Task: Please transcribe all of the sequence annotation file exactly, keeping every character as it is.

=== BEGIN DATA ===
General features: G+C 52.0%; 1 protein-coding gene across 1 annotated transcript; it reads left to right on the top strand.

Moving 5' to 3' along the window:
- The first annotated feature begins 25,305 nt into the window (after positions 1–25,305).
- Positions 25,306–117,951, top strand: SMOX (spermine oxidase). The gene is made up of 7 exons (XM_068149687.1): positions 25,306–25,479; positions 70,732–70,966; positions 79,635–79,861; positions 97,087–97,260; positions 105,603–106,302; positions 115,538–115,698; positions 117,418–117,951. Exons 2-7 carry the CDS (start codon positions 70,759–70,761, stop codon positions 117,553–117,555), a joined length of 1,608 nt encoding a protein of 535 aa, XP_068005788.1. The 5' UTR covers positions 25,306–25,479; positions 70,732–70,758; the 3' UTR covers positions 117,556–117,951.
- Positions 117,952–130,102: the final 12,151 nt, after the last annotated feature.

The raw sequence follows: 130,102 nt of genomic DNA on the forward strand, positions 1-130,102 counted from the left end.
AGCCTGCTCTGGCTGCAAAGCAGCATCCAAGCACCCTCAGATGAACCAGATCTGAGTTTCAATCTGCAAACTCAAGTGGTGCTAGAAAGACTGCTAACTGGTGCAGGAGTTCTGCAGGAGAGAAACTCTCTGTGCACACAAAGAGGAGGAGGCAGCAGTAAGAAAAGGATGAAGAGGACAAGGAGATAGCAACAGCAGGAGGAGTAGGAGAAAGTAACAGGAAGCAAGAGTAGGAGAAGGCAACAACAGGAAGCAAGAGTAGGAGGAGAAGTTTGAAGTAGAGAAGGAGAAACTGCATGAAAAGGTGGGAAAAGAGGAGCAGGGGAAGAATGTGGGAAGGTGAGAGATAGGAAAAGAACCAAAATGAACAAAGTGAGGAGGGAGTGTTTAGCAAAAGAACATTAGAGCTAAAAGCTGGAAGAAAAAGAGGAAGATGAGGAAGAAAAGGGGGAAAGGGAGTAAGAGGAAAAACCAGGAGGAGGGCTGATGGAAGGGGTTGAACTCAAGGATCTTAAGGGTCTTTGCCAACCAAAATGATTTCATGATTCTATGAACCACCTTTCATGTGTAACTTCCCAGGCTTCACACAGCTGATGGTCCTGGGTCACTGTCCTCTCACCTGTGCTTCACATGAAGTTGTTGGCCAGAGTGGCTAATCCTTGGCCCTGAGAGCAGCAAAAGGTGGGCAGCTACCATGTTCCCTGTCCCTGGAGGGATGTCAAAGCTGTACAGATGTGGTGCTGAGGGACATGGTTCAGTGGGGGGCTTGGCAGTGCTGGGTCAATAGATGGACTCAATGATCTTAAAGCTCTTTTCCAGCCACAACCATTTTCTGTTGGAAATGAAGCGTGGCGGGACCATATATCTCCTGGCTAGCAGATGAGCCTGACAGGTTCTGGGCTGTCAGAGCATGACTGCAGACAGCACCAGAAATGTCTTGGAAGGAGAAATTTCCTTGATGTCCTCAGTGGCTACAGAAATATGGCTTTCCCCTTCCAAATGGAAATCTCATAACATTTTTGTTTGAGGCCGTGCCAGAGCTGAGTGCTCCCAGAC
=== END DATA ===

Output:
General features: G+C 52.0%; 1 protein-coding gene across 1 annotated transcript; it reads left to right on the top strand.

Moving 5' to 3' along the window:
- The first annotated feature begins 25,305 nt into the window (after positions 1–25,305).
- Positions 25,306–117,951, top strand: SMOX (spermine oxidase). The gene is made up of 7 exons (XM_068149687.1): positions 25,306–25,479; positions 70,732–70,966; positions 79,635–79,861; positions 97,087–97,260; positions 105,603–106,302; positions 115,538–115,698; positions 117,418–117,951. Exons 2-7 carry the CDS (start codon positions 70,759–70,761, stop codon positions 117,553–117,555), a joined length of 1,608 nt encoding a protein of 535 aa, XP_068005788.1. The 5' UTR covers positions 25,306–25,479; positions 70,732–70,758; the 3' UTR covers positions 117,556–117,951.
- Positions 117,952–130,102: the final 12,151 nt, after the last annotated feature.

The raw sequence follows: 130,102 nt of genomic DNA on the forward strand, positions 1-130,102 counted from the left end.
AGCCTGCTCTGGCTGCAAAGCAGCATCCAAGCACCCTCAGATGAACCAGATCTGAGTTTCAATCTGCAAACTCAAGTGGTGCTAGAAAGACTGCTAACTGGTGCAGGAGTTCTGCAGGAGAGAAACTCTCTGTGCACACAAAGAGGAGGAGGCAGCAGTAAGAAAAGGATGAAGAGGACAAGGAGATAGCAACAGCAGGAGGAGTAGGAGAAAGTAACAGGAAGCAAGAGTAGGAGAAGGCAACAACAGGAAGCAAGAGTAGGAGGAGAAGTTTGAAGTAGAGAAGGAGAAACTGCATGAAAAGGTGGGAAAAGAGGAGCAGGGGAAGAATGTGGGAAGGTGAGAGATAGGAAAAGAACCAAAATGAACAAAGTGAGGAGGGAGTGTTTAGCAAAAGAACATTAGAGCTAAAAGCTGGAAGAAAAAGAGGAAGATGAGGAAGAAAAGGGGGAAAGGGAGTAAGAGGAAAAACCAGGAGGAGGGCTGATGGAAGGGGTTGAACTCAAGGATCTTAAGGGTCTTTGCCAACCAAAATGATTTCATGATTCTATGAACCACCTTTCATGTGTAACTTCCCAGGCTTCACACAGCTGATGGTCCTGGGTCACTGTCCTCTCACCTGTGCTTCACATGAAGTTGTTGGCCAGAGTGGCTAATCCTTGGCCCTGAGAGCAGCAAAAGGTGGGCAGCTACCATGTTCCCTGTCCCTGGAGGGATGTCAAAGCTGTACAGATGTGGTGCTGAGGGACATGGTTCAGTGGGGGGCTTGGCAGTGCTGGGTCAATAGATGGACTCAATGATCTTAAAGCTCTTTTCCAGCCACAACCATTTTCTGTTGGAAATGAAGCGTGGCGGGACCATATATCTCCTGGCTAGCAGATGAGCCTGACAGGTTCTGGGCTGTCAGAGCATGACTGCAGACAGCACCAGAAATGTCTTGGAAGGAGAAATTTCCTTGATGTCCTCAGTGGCTACAGAAATATGGCTTTCCCCTTCCAAATGGAAATCTCATAACATTTTTGTTTGAGGCCGTGCCAGAGCTGAGTGCTCCCAGAC